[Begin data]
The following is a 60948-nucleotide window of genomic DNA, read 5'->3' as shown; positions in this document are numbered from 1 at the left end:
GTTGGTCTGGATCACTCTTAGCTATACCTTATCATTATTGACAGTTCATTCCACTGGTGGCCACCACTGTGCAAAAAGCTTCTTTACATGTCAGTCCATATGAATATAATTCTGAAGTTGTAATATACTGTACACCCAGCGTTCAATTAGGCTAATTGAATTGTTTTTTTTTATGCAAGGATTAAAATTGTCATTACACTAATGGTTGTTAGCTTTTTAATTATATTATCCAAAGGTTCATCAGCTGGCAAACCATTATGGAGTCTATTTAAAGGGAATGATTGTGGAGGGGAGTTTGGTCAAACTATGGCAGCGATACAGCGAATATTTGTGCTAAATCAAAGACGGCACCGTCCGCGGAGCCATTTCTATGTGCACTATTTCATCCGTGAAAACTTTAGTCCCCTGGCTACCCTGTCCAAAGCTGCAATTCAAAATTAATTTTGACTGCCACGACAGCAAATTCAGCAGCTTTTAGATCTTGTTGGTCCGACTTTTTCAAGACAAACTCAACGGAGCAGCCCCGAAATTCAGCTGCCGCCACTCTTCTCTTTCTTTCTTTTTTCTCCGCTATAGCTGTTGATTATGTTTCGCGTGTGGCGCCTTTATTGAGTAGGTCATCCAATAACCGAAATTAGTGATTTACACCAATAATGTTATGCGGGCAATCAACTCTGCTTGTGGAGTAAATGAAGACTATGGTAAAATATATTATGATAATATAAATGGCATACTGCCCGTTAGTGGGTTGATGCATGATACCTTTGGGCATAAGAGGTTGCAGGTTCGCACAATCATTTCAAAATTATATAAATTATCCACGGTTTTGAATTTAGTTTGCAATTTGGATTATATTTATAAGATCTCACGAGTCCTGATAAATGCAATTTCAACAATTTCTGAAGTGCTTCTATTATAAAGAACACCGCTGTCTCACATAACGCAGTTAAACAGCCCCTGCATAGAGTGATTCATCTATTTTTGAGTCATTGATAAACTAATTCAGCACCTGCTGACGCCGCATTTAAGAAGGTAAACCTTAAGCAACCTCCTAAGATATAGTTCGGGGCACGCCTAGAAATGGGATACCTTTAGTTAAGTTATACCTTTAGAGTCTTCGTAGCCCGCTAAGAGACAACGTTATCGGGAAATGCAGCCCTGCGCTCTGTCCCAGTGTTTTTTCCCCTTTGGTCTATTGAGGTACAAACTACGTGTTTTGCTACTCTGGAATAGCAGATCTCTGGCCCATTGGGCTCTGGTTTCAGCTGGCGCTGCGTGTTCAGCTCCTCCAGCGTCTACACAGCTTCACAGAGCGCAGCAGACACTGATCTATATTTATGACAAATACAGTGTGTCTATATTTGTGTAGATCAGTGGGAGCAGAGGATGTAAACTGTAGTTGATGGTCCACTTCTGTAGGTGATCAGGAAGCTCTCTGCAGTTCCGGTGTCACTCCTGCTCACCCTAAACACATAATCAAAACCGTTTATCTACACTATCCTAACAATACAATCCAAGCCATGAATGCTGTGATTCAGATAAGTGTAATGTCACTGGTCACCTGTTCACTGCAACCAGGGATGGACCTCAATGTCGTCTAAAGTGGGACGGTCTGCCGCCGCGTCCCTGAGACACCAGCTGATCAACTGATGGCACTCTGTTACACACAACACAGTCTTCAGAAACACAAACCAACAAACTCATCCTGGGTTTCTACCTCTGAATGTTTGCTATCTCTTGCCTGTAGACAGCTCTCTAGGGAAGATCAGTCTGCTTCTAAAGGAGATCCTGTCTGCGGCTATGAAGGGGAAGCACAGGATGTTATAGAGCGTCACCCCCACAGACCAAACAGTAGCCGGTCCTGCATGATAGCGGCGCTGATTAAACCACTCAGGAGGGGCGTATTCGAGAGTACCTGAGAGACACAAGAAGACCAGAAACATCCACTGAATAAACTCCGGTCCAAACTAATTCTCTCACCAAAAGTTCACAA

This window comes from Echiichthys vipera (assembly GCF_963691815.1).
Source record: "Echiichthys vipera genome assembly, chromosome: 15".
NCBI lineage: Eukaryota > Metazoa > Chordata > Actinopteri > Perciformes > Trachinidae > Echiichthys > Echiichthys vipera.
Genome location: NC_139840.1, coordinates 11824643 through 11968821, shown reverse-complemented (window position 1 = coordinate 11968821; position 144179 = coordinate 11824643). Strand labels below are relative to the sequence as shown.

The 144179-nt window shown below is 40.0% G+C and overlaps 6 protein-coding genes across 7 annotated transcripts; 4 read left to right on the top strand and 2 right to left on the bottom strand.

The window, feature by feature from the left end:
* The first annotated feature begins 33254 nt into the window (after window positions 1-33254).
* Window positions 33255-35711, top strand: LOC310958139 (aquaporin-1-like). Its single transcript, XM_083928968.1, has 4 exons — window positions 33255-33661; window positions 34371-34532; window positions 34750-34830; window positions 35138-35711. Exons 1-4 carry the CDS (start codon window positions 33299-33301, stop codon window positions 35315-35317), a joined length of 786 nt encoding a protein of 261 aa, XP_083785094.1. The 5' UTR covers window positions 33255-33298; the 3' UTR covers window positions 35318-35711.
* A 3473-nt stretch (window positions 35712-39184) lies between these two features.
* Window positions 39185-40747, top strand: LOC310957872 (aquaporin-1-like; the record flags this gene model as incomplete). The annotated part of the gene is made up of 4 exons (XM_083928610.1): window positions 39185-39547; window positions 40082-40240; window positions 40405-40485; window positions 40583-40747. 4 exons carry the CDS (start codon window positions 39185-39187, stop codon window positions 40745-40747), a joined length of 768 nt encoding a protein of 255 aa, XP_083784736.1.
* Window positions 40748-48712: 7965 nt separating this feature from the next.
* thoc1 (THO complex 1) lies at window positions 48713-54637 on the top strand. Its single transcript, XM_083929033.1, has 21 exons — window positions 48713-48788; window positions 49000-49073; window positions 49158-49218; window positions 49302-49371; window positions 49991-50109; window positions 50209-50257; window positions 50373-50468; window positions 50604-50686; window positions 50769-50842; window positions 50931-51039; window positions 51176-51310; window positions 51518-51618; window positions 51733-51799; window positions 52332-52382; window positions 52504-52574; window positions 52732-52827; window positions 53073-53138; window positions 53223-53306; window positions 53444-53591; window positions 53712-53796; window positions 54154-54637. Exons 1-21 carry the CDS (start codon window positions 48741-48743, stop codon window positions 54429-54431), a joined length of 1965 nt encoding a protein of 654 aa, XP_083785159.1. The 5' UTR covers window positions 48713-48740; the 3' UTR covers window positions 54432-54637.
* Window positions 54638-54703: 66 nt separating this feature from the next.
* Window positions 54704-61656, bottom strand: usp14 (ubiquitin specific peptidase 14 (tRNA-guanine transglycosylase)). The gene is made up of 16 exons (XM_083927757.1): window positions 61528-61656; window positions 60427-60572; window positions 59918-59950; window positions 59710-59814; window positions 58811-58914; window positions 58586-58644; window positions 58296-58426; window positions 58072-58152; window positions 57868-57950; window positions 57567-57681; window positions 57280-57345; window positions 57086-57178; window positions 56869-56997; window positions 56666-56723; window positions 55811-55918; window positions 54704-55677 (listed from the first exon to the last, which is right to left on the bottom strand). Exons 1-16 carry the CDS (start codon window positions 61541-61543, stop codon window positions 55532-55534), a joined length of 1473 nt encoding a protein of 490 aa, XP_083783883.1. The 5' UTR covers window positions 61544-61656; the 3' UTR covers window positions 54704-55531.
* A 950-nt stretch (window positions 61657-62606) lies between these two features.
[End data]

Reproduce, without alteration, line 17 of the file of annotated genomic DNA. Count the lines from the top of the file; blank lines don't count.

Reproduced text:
* A 950-nt stretch (window positions 61657-62606) lies between these two features.